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Big Beef: Yeah, there’s probably fecal bacteria in your burgers, no big deal

AP Photo/Larry Crowe
Don’t think about what’s inside.
This article is more than 2 years old.

This post has been corrected and updated.

Americans love burgers.

US restaurants served 8.9 billion burgers in the year ending in June 2015, says NPD Group. More than half of Americans—57%—eat at least one burger every week, according to the research firm Technomic.

But according to a new analysis by the Consumer Reports, all of those burgers probably had a bit of fecal bacteria in them. Big Beef’s lobbying group, the North American Meat Institute (NAMI), however, says not to worry. A little bit of bacteria won’t hurt you.

Consumer Reports purchased 300 packages of ground beef, totaling 458 pounds (208 kg), from 103 stores in 26 American cities. The watchdog group and publication bought meat at grocery stores, big-box outlets and natural food stores and included conventional beef (raised in feedlots with antibiotics and hormones, and fed a diet of mostly grain and soy); more sustainably produced beef (in this report, that meant that at a minimum, the beef was raised without antibiotics); as well as organic and grass-fed varieties.

It found bacteria signaling fecal contamination, enterococcus and/or nontoxin-producing E. coli, in every single pound. That’s right, every single pound.

In a statement on its site, NAMI does not deny the presence of these bacteria, but rather that hey, the situation could be a lot worse.

“Bacteria such as Staphylococcus aureus, Enterococcus, and generic E. coli are commonly found in the environment and are not considered pathogenic bacteria,” the statement says.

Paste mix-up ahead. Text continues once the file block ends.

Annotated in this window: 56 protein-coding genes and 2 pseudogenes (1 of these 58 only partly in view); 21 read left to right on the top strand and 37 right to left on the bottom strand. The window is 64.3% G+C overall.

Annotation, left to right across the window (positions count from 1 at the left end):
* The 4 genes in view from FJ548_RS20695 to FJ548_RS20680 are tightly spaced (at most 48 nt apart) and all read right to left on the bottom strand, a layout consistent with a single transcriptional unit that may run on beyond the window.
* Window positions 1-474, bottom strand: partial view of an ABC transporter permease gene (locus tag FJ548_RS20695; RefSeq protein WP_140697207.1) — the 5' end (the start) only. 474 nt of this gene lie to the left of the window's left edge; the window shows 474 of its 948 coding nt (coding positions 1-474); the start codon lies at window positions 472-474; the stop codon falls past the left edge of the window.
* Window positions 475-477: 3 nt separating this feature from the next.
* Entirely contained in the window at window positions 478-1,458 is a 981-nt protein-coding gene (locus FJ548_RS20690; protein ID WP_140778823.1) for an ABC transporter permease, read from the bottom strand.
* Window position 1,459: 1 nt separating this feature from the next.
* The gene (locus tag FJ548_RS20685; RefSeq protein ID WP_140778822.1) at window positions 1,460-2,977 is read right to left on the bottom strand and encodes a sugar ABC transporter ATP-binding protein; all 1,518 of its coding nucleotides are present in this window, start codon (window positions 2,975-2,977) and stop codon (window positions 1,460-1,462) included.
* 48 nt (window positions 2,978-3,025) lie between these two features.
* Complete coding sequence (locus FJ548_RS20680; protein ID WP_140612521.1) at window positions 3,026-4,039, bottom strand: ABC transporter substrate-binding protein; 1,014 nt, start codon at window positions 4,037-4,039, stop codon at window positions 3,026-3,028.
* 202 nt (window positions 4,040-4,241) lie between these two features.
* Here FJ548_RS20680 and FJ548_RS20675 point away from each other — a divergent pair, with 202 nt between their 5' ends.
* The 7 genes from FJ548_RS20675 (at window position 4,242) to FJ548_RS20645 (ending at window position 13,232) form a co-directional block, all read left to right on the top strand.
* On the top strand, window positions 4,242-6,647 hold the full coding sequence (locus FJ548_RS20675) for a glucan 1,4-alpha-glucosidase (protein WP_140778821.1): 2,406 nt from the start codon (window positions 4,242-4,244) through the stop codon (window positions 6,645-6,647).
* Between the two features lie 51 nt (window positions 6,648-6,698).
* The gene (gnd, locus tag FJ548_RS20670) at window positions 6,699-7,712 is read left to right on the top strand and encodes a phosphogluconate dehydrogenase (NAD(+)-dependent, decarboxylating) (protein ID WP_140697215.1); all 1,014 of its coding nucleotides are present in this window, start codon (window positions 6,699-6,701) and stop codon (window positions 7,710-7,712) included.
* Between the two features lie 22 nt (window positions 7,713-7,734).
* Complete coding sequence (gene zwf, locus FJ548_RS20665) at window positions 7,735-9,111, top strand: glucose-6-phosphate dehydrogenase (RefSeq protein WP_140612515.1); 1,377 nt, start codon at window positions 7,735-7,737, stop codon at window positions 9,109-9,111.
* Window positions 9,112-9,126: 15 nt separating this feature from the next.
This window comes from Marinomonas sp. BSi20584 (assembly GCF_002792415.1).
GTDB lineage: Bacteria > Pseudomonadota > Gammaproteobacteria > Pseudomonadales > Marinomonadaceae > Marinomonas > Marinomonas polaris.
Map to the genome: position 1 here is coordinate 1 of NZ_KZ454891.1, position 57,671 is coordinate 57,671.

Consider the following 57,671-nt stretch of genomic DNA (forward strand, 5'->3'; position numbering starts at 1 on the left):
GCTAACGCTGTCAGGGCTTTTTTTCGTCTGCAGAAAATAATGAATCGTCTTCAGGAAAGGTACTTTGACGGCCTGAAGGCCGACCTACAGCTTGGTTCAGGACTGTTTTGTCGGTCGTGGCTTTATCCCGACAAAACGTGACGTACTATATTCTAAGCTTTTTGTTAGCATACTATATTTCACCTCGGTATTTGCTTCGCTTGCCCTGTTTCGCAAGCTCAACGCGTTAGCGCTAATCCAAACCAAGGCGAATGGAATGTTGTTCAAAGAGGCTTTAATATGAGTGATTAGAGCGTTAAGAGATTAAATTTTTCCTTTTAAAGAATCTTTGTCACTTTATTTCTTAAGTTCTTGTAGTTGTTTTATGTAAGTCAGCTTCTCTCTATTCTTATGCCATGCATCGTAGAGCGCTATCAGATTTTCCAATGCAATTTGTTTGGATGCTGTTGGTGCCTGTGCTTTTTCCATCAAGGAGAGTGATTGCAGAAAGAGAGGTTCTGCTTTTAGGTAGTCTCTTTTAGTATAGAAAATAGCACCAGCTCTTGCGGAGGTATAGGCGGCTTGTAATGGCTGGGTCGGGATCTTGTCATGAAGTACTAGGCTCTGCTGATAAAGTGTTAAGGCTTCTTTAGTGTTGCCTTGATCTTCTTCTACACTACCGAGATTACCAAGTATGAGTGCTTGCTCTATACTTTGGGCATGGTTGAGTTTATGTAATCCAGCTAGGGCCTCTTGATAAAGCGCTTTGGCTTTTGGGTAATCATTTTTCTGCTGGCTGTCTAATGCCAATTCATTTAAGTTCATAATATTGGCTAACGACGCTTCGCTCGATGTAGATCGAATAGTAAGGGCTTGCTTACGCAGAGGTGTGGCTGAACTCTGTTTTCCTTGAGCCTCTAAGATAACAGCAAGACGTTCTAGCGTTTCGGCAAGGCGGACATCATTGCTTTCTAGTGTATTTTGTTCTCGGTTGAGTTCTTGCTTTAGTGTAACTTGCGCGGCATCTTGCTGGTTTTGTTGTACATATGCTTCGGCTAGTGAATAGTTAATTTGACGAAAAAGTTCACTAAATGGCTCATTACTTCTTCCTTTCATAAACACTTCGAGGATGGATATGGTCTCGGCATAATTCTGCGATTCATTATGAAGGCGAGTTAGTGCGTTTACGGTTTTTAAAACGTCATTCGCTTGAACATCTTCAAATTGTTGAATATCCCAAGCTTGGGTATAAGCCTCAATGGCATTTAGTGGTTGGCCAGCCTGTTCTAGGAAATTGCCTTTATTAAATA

“The real headline here is the bacteria that Consumer Reports doesn’t report finding in their testing—Shiga toxin-producing E. coli—and just one percent of samples with Salmonella, a number far below USDA performance standards, which are the foodborne bacteria of greatest public health concern in beef,” said Betsy Booren of NAMI, in the statement.

According to Gary Acuff, a consultant endorsed by NAMI and a professor in the department of animal science at Texas A&M University, which has organized events with NAMI, the reliability of bacterial indicators can depend on many factors, and the presence of these bacteria (aside from E. Coli) do not necessarily indicate fecal contamination. But several independent microbiologists have confirmed to Quartz that it is extremely unlikely that the bacteria found in the ground beef tested came from other sources besides feces.

The organization says the results prove that ground beef in the US is actually “safer than ever.”

Whether or not you find that comforting, the best way to kill the bacteria in ground beef that is dangerous is to be sure you cook your burger all the way through, to at least 160°F (70°C).

Correction: This post has been corrected to show that fecal bacteria, not necessarily fecal matter, was found in the ground beef. The post also has been updated with the viewpoints of a NAMI consultant and several independent experts regarding the reliability of bacterial indicators.

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